- Microarray methodologies, to include array comparative genomic hybridization and single-nucleotide polymorphism–based arrays, are innovative methods that provide genomic data. These data should be correlated with the results from the standard methods, chromosome and/or fluorescence in situ hybridization, to ascertain and characterize the genomic aberrations of neoplastic disorders, both liquid and solid tumors. Over the past several decades, standard methods have led to an accumulation of genetic information specific to many neoplasms.
- Genomic copy number microarrays have significantly increased the diagnostic yield over a karyotype for clinically significant imbalances in individuals with developmental delay, intellectual disability, multiple congenital anomalies, and autism, and they are now accepted as a first tier diagnostic test for these indications. As it is not feasible to validate microarray technology that targets the entire genome in the same manner as an assay that targets a specific gene or syndromic region, a new paradigm of validation and regulation is needed to regulate this important diagnostic technology.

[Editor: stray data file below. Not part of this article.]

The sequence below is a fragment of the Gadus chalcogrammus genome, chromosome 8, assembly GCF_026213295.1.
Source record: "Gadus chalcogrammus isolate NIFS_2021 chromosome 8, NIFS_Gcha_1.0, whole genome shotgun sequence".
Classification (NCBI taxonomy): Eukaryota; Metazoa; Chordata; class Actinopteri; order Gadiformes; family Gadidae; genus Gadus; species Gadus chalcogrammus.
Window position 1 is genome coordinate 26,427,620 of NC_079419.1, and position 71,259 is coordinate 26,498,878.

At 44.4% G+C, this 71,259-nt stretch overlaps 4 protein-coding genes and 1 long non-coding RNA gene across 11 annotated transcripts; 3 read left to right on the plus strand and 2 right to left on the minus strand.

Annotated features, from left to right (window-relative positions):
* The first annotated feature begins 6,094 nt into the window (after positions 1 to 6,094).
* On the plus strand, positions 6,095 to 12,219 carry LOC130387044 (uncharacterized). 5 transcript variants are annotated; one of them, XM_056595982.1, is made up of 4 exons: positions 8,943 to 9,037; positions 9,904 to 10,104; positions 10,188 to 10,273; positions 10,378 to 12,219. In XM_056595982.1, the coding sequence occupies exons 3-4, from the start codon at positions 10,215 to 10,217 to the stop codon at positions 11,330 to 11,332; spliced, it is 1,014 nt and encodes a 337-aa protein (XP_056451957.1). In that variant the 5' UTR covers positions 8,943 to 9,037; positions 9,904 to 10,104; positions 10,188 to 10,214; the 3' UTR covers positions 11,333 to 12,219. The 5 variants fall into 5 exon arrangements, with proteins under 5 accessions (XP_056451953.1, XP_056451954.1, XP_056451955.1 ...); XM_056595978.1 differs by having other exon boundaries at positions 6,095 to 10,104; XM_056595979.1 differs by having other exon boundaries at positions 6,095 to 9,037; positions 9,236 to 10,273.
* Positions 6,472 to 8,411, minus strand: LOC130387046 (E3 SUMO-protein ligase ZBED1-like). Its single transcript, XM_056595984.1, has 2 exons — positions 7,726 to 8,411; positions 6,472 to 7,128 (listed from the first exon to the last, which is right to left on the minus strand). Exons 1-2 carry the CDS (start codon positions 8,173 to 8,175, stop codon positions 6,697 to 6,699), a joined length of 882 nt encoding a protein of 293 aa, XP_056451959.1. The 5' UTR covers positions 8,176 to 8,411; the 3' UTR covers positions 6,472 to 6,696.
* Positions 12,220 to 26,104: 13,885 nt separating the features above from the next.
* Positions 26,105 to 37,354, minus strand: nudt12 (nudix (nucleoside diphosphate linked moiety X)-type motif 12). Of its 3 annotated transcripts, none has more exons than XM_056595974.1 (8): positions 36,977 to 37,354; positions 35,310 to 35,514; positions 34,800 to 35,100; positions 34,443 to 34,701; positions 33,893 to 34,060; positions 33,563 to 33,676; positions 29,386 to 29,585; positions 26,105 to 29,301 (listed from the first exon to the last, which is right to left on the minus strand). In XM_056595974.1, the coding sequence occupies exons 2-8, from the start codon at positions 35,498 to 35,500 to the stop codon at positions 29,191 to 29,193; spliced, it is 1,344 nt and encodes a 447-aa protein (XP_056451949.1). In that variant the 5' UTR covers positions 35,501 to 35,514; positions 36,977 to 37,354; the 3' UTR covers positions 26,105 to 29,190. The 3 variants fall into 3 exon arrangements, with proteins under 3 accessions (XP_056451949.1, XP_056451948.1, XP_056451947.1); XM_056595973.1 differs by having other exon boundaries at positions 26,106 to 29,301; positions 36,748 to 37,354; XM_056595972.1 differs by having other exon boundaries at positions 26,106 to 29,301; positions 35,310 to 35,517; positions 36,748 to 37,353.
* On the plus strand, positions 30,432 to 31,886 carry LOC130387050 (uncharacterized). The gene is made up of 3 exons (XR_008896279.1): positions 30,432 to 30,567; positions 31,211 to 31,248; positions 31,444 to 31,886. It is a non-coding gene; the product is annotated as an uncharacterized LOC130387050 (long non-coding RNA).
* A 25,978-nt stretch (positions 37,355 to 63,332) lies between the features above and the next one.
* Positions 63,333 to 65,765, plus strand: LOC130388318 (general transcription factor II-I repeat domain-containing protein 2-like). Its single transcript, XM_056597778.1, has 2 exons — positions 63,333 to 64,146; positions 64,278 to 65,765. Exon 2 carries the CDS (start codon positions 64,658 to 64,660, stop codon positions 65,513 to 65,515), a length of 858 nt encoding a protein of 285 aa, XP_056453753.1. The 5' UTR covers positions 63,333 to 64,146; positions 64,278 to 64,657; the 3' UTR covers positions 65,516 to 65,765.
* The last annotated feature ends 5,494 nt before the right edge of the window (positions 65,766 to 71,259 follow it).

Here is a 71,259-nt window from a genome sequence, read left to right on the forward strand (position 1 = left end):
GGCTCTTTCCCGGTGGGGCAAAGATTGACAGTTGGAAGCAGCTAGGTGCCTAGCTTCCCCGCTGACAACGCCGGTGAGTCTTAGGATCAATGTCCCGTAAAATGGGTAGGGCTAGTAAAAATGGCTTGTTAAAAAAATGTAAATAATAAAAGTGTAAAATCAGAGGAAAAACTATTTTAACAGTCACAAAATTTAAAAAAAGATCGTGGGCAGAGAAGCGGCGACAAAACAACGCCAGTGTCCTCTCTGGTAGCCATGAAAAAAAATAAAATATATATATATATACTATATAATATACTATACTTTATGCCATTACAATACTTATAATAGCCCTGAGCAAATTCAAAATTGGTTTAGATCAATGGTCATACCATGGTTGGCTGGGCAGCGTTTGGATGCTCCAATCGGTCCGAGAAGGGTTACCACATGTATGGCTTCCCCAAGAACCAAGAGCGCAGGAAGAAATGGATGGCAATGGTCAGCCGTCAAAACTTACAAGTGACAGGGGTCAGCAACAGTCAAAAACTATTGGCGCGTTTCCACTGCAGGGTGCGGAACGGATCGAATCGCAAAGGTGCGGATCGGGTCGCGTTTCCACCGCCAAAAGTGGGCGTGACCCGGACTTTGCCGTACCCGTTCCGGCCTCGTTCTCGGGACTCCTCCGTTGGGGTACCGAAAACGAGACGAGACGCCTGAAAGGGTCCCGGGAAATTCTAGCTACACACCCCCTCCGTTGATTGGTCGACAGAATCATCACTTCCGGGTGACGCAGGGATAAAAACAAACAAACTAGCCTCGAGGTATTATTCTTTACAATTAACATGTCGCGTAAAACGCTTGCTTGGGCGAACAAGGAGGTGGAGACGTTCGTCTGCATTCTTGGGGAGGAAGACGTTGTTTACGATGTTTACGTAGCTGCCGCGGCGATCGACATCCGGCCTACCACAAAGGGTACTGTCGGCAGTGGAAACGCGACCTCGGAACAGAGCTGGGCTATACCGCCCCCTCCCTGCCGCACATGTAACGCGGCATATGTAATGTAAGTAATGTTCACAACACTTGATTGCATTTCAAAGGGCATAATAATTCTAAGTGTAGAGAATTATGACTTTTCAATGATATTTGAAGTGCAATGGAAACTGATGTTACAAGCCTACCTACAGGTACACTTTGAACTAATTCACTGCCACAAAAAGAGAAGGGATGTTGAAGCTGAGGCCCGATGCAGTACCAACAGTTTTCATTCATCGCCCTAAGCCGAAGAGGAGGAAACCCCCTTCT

- Turner syndrome is a disorder that has distinct clinical features and has karyotypic aberrations with loss of critical regions of the X chromosome. Several clinical guidelines on the diagnosis and management of patients with Turner syndrome have been published, but there is relatively little on the laboratory aspects associated with this disorder. This disease-specific laboratory guideline provides laboratory guidance for the diagnosis/study of patients with Turner syndrome and its variants. Because the diagnosis of Turner syndrome involves both a clinical and laboratory component, both sets of guidelines are required for the provision of optimal care for patients with Turner syndrome.